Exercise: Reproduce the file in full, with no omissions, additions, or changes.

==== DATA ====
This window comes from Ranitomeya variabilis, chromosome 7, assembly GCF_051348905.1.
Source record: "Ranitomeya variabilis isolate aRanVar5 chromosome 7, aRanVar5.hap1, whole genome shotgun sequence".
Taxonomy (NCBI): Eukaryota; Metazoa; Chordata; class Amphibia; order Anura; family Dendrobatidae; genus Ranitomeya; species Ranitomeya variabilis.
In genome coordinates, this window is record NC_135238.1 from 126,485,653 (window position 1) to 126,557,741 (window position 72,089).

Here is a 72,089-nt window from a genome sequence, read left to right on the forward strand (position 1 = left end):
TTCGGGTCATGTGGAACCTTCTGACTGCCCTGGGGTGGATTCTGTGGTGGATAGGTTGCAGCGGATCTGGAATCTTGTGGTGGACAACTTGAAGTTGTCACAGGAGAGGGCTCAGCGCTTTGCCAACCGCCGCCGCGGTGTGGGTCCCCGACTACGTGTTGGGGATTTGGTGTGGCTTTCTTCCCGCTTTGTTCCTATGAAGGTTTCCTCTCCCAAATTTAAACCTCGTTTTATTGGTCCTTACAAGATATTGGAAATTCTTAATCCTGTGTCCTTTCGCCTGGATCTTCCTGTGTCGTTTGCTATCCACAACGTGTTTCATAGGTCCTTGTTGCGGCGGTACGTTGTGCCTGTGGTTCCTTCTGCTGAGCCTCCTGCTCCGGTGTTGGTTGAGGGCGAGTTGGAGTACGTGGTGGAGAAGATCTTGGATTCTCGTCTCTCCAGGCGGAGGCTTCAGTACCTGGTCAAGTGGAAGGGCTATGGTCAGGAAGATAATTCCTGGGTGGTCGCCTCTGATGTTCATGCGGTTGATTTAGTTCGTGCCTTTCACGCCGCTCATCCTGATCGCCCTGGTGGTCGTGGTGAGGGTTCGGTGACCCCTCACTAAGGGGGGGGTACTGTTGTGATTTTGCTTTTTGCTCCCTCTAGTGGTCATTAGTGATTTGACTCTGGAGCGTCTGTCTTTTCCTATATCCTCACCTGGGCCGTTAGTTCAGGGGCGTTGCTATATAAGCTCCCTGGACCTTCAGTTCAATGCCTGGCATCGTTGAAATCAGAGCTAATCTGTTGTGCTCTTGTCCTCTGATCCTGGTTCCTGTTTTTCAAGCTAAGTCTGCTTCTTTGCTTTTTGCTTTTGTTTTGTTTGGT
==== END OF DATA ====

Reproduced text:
This window comes from Ranitomeya variabilis, chromosome 7, assembly GCF_051348905.1.
Source record: "Ranitomeya variabilis isolate aRanVar5 chromosome 7, aRanVar5.hap1, whole genome shotgun sequence".
Taxonomy (NCBI): Eukaryota; Metazoa; Chordata; class Amphibia; order Anura; family Dendrobatidae; genus Ranitomeya; species Ranitomeya variabilis.
In genome coordinates, this window is record NC_135238.1 from 126,485,653 (window position 1) to 126,557,741 (window position 72,089).

Here is a 72,089-nt window from a genome sequence, read left to right on the forward strand (position 1 = left end):
TTCGGGTCATGTGGAACCTTCTGACTGCCCTGGGGTGGATTCTGTGGTGGATAGGTTGCAGCGGATCTGGAATCTTGTGGTGGACAACTTGAAGTTGTCACAGGAGAGGGCTCAGCGCTTTGCCAACCGCCGCCGCGGTGTGGGTCCCCGACTACGTGTTGGGGATTTGGTGTGGCTTTCTTCCCGCTTTGTTCCTATGAAGGTTTCCTCTCCCAAATTTAAACCTCGTTTTATTGGTCCTTACAAGATATTGGAAATTCTTAATCCTGTGTCCTTTCGCCTGGATCTTCCTGTGTCGTTTGCTATCCACAACGTGTTTCATAGGTCCTTGTTGCGGCGGTACGTTGTGCCTGTGGTTCCTTCTGCTGAGCCTCCTGCTCCGGTGTTGGTTGAGGGCGAGTTGGAGTACGTGGTGGAGAAGATCTTGGATTCTCGTCTCTCCAGGCGGAGGCTTCAGTACCTGGTCAAGTGGAAGGGCTATGGTCAGGAAGATAATTCCTGGGTGGTCGCCTCTGATGTTCATGCGGTTGATTTAGTTCGTGCCTTTCACGCCGCTCATCCTGATCGCCCTGGTGGTCGTGGTGAGGGTTCGGTGACCCCTCACTAAGGGGGGGGTACTGTTGTGATTTTGCTTTTTGCTCCCTCTAGTGGTCATTAGTGATTTGACTCTGGAGCGTCTGTCTTTTCCTATATCCTCACCTGGGCCGTTAGTTCAGGGGCGTTGCTATATAAGCTCCCTGGACCTTCAGTTCAATGCCTGGCATCGTTGAAATCAGAGCTAATCTGTTGTGCTCTTGTCCTCTGATCCTGGTTCCTGTTTTTCAAGCTAAGTCTGCTTCTTTGCTTTTTGCTTTTGTTTTGTTTGGT